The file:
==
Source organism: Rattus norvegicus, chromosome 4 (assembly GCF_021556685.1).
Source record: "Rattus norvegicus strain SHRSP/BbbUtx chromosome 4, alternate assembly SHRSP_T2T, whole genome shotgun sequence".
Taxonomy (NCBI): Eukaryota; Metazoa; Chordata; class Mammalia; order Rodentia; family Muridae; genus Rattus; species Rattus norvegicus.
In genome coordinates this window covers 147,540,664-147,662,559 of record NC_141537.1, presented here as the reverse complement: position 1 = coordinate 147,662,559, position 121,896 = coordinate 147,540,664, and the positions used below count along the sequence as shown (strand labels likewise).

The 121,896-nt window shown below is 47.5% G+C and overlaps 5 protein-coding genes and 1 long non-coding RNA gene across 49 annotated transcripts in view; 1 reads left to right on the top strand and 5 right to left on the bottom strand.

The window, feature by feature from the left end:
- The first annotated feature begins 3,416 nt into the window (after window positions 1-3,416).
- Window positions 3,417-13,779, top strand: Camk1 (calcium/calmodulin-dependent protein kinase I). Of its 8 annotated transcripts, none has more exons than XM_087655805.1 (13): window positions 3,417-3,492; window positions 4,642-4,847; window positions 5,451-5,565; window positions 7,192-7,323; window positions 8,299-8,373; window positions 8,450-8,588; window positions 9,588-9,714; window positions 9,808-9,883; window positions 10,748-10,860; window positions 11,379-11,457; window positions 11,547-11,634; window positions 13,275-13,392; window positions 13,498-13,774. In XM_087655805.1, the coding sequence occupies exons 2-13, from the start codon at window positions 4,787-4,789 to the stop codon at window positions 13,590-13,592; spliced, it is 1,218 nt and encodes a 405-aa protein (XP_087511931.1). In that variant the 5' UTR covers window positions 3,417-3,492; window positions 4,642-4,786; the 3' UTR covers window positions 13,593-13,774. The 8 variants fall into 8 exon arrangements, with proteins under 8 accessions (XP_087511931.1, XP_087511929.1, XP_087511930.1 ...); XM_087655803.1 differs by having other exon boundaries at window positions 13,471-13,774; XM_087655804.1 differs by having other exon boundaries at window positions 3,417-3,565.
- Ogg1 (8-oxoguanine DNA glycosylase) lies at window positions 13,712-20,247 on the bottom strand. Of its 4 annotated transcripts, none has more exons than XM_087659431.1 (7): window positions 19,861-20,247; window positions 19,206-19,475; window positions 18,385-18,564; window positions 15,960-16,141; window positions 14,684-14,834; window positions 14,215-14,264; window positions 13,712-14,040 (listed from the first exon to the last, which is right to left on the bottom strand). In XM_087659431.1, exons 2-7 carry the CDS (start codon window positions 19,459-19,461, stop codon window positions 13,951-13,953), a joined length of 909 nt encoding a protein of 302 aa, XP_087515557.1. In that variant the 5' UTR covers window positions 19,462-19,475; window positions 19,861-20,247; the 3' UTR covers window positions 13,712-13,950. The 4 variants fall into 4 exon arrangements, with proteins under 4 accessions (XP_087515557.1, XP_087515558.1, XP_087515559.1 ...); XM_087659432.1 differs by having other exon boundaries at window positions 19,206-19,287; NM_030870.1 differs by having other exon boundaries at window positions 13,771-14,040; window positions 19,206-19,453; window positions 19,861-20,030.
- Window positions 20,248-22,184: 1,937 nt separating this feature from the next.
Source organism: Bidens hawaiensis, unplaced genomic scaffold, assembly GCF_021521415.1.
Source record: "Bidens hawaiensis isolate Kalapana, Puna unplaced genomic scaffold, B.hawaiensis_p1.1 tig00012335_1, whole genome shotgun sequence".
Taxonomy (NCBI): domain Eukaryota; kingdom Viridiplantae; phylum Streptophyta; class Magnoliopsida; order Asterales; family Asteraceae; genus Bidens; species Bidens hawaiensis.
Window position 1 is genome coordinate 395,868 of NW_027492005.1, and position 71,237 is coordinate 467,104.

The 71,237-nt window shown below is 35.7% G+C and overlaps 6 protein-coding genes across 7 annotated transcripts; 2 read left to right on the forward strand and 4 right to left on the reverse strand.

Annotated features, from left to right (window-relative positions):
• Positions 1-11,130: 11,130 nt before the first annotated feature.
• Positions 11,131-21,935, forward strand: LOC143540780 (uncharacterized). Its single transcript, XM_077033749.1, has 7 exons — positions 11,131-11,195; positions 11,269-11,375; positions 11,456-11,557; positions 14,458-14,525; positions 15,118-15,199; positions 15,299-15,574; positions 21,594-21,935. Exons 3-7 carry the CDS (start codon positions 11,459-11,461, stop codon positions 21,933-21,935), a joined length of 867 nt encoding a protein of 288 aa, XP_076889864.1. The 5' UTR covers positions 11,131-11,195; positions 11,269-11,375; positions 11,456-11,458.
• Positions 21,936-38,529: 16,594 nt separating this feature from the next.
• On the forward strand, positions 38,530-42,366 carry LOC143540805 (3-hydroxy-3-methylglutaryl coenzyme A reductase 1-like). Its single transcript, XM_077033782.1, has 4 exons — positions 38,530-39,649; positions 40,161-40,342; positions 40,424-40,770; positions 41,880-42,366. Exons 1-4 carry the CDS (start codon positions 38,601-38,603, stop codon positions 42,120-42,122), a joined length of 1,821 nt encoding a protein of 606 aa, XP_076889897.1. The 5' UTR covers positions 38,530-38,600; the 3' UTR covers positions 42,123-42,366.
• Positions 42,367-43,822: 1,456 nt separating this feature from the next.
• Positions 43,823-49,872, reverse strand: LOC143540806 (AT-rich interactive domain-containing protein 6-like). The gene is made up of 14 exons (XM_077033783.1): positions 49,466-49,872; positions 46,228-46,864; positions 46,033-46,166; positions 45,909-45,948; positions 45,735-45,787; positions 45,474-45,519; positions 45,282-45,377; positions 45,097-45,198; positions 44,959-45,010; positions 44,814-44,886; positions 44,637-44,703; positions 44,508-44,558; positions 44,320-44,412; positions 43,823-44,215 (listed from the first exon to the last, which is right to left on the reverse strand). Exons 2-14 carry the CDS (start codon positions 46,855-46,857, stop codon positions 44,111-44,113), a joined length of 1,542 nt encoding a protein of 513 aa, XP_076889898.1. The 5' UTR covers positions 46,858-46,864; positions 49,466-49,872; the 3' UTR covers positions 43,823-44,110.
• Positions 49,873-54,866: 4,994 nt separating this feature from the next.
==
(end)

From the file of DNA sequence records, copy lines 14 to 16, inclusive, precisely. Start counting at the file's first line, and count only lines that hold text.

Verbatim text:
Window position 1 is genome coordinate 395,868 of NW_027492005.1, and position 71,237 is coordinate 467,104.

The 71,237-nt window shown below is 35.7% G+C and overlaps 6 protein-coding genes across 7 annotated transcripts; 2 read left to right on the forward strand and 4 right to left on the reverse strand.

Annotated features, from left to right (window-relative positions):